In the recent past we have been four 501(c)3 UUA districts. We had district boards, district gatherings, district workshops and webinars, Chalice Lighter programs, leadership schools, and other opportunities for congregations and their leaders and members to connect with and support one another.

We are now transitioning to a Region-level organization that will be a 501(c)3 organization that will do most of the same things, but involving congregations across the entire Region. We are also consciously designing the organization to help us more richly connect with one another as a Community of Communities, be more anti-oppressive in the way we are organized and the way we work with one another, and more collaborative with our Regional Staff.

For anyone who might be interested in becoming a member of the Transitions Team for at least a year, we invite you to

  1. Email the transitions team at transitionsteam@pwruua.org to express interest, ask questions, and explore this role.
  2. Attend one or more meetings of the team to observe and get a real “feel” for this exciting work.

We are striving to be as transparent as possible! If you have any questions, please feel free to email the Transition Team, and one of us will answer you as soon as possible.

In faith,
Your PWR Transitions Team

The PWR Transition Team is Bob Miess (Pacific Central); Mary Nordhagen and Rhoda Whitney (Mountain Desert); Aria Curtis (Pacific Northwest); Kia Bordner and Keith Strohmaier (Pacific Southwest) and Revs. Carlton E. Smith and Ian Evison (PWR Staff). If you would like to reach out to the Transition Team, please email us at transitionsteam@pwruua.org.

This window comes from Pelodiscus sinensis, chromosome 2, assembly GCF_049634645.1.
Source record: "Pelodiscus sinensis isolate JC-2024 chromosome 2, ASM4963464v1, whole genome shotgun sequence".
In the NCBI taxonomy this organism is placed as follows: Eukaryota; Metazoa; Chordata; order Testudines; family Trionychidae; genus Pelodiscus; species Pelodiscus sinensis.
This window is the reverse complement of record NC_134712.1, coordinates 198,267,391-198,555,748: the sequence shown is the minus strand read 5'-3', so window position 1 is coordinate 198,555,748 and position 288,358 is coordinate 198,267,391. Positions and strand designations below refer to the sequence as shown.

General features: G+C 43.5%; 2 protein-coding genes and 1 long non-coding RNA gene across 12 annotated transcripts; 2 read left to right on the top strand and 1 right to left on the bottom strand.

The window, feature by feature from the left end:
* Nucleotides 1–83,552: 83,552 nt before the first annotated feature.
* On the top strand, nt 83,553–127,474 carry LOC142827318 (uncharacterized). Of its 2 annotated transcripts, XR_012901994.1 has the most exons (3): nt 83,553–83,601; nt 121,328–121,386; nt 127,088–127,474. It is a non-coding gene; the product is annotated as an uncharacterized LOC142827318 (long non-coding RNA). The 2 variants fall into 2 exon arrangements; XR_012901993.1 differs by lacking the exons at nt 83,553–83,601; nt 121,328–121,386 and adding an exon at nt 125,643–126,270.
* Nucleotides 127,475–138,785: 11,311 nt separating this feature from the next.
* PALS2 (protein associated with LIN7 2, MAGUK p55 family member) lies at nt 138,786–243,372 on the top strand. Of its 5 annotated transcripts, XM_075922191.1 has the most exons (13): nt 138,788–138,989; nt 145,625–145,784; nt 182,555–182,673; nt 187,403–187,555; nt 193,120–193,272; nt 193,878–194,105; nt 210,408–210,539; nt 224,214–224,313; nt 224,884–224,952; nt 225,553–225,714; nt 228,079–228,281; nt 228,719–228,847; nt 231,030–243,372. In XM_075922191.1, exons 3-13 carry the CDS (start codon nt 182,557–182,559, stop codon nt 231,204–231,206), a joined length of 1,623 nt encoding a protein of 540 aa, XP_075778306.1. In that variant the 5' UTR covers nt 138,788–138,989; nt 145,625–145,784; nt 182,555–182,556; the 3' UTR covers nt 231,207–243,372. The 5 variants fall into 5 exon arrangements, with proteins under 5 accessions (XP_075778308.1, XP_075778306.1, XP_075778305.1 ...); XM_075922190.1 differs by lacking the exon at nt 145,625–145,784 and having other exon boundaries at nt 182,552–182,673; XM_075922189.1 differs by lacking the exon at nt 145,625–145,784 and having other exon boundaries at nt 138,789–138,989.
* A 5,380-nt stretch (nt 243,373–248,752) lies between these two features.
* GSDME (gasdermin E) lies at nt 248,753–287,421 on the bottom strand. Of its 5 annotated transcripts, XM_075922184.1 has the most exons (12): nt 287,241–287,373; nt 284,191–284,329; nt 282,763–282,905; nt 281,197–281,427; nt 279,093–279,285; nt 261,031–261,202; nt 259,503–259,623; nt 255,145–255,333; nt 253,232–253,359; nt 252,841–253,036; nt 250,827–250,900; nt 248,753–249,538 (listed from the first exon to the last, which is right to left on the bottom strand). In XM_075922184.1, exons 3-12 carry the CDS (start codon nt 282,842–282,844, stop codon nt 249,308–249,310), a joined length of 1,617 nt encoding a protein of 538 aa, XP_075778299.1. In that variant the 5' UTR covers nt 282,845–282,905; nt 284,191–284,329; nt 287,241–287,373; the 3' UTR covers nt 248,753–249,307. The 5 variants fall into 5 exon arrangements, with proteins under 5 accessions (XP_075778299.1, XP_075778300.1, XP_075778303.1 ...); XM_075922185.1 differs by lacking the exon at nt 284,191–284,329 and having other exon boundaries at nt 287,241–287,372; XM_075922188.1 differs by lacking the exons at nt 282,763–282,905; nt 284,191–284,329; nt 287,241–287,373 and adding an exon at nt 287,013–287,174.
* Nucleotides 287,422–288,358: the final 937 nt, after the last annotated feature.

PWR & UUA NEWS
Presidential Forums Coming in 2023

The Presidential Forums are coming in early 2023! You’ll be able to attend in person or online to meet the next presidential nominee(s). Want to know when/where they’ll be held? Check this newsletter for updates.

Save the Date! 2023 Intergenerational Spring Seminar

The UU Office at the United Nations is excited to announce that the 2023 Intergenerational Spring Seminar will take place April 1-3, 2023, with the theme “Demilitarization & Abolition: Resist Policing and Empire.” The event, planned in close partnership with the UU Service Committee & the UU College of Social Justice, will be a multiplatform event, held in-person in Minneapolis, MN and online. More details to follow, registration opens in January, put it on your calendars now!

Pastoral Care Training for Religious Educators

Led by: Rev. Sunshine Wolf and Annie Scott, CRE
Many parents and teens turn first to their Religious Educators for pastoral care, being prepared to receive those conversations is the focus of this series. The class will be based on the Spiritual Leadership program in Leader Lab created by the New England regional staff. There will be pre-work prior to the first class and each session, and you must get an *endorsement from the minister you serve with or your Board to sign up for the course.

Schedule: Every 2 weeks on Wednesdays, January 18 – April 26.
Staring at: 7:00pm ET / 6:00 pm CT / 5:00pm MT / 4:00pm PT / 3:00 pm Alaska / 2:00 pm Hawaii

Find out more and register here. Registration deadline January 11th.

Spring Right Relationship Team Training is Open for Registration!

Creating beloved community requires intention and practice. Our covenants articulate our intention, but how do we live into the practice? Right Relations Teams (RRT) are lay leaders entrusted to help the congregation practice faithful communication and creative conflict based on values of mutuality and consent.

This training is for congregational teams who will be helping their congregations live into their covenants.

In this facilitated version, you will learn with other congregations during the six live practice sessions. The cost of $400/team covers the facilitators and includes a code to access to training materials. Register here.

Note: The training can also be taken on your own ($30/person). There are instructions for you to facilitate your own practice sessions.